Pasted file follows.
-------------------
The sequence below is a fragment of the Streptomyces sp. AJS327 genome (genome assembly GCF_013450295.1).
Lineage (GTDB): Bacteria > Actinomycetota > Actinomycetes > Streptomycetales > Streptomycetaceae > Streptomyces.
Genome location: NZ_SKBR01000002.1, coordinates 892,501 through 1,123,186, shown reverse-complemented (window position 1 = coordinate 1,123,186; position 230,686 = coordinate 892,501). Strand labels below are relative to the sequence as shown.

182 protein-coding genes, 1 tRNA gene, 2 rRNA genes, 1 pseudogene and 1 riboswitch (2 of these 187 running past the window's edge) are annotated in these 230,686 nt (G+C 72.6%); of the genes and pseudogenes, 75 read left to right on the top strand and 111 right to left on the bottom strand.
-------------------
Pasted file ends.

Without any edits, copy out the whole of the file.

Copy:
The sequence below is a fragment of the Streptomyces sp. AJS327 genome (genome assembly GCF_013450295.1).
Lineage (GTDB): Bacteria > Actinomycetota > Actinomycetes > Streptomycetales > Streptomycetaceae > Streptomyces.
Genome location: NZ_SKBR01000002.1, coordinates 892,501 through 1,123,186, shown reverse-complemented (window position 1 = coordinate 1,123,186; position 230,686 = coordinate 892,501). Strand labels below are relative to the sequence as shown.

182 protein-coding genes, 1 tRNA gene, 2 rRNA genes, 1 pseudogene and 1 riboswitch (2 of these 187 running past the window's edge) are annotated in these 230,686 nt (G+C 72.6%); of the genes and pseudogenes, 75 read left to right on the top strand and 111 right to left on the bottom strand.